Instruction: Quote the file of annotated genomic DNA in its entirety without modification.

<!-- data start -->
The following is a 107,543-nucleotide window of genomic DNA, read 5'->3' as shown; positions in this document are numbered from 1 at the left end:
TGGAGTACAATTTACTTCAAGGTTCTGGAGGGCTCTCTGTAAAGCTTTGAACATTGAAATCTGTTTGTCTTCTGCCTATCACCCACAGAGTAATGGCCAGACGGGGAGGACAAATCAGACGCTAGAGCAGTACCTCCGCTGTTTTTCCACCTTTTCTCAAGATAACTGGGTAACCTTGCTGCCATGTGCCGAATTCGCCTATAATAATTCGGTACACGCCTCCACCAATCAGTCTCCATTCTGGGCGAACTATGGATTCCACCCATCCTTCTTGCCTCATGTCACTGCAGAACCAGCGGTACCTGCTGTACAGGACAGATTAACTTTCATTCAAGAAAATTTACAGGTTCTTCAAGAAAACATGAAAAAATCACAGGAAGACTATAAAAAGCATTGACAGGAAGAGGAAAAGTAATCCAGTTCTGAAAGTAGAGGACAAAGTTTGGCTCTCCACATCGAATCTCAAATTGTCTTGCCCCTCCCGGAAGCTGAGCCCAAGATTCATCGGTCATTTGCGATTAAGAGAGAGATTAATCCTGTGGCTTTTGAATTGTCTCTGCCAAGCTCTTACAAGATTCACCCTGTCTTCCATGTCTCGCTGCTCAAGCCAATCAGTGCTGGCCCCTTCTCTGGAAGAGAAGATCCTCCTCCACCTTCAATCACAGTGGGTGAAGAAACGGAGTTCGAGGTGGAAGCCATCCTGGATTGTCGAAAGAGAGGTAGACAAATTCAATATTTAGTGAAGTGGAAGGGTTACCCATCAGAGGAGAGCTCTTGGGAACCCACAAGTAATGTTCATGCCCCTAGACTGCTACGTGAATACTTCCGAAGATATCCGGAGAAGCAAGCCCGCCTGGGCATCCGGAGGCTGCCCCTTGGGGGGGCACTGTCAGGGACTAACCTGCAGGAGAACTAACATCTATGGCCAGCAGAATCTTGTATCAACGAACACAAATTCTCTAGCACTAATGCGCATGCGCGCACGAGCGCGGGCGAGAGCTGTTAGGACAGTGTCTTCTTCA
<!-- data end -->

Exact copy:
The following is a 107,543-nucleotide window of genomic DNA, read 5'->3' as shown; positions in this document are numbered from 1 at the left end:
TGGAGTACAATTTACTTCAAGGTTCTGGAGGGCTCTCTGTAAAGCTTTGAACATTGAAATCTGTTTGTCTTCTGCCTATCACCCACAGAGTAATGGCCAGACGGGGAGGACAAATCAGACGCTAGAGCAGTACCTCCGCTGTTTTTCCACCTTTTCTCAAGATAACTGGGTAACCTTGCTGCCATGTGCCGAATTCGCCTATAATAATTCGGTACACGCCTCCACCAATCAGTCTCCATTCTGGGCGAACTATGGATTCCACCCATCCTTCTTGCCTCATGTCACTGCAGAACCAGCGGTACCTGCTGTACAGGACAGATTAACTTTCATTCAAGAAAATTTACAGGTTCTTCAAGAAAACATGAAAAAATCACAGGAAGACTATAAAAAGCATTGACAGGAAGAGGAAAAGTAATCCAGTTCTGAAAGTAGAGGACAAAGTTTGGCTCTCCACATCGAATCTCAAATTGTCTTGCCCCTCCCGGAAGCTGAGCCCAAGATTCATCGGTCATTTGCGATTAAGAGAGAGATTAATCCTGTGGCTTTTGAATTGTCTCTGCCAAGCTCTTACAAGATTCACCCTGTCTTCCATGTCTCGCTGCTCAAGCCAATCAGTGCTGGCCCCTTCTCTGGAAGAGAAGATCCTCCTCCACCTTCAATCACAGTGGGTGAAGAAACGGAGTTCGAGGTGGAAGCCATCCTGGATTGTCGAAAGAGAGGTAGACAAATTCAATATTTAGTGAAGTGGAAGGGTTACCCATCAGAGGAGAGCTCTTGGGAACCCACAAGTAATGTTCATGCCCCTAGACTGCTACGTGAATACTTCCGAAGATATCCGGAGAAGCAAGCCCGCCTGGGCATCCGGAGGCTGCCCCTTGGGGGGGCACTGTCAGGGACTAACCTGCAGGAGAACTAACATCTATGGCCAGCAGAATCTTGTATCAACGAACACAAATTCTCTAGCACTAATGCGCATGCGCGCACGAGCGCGGGCGAGAGCTGTTAGGACAGTGTCTTCTTCA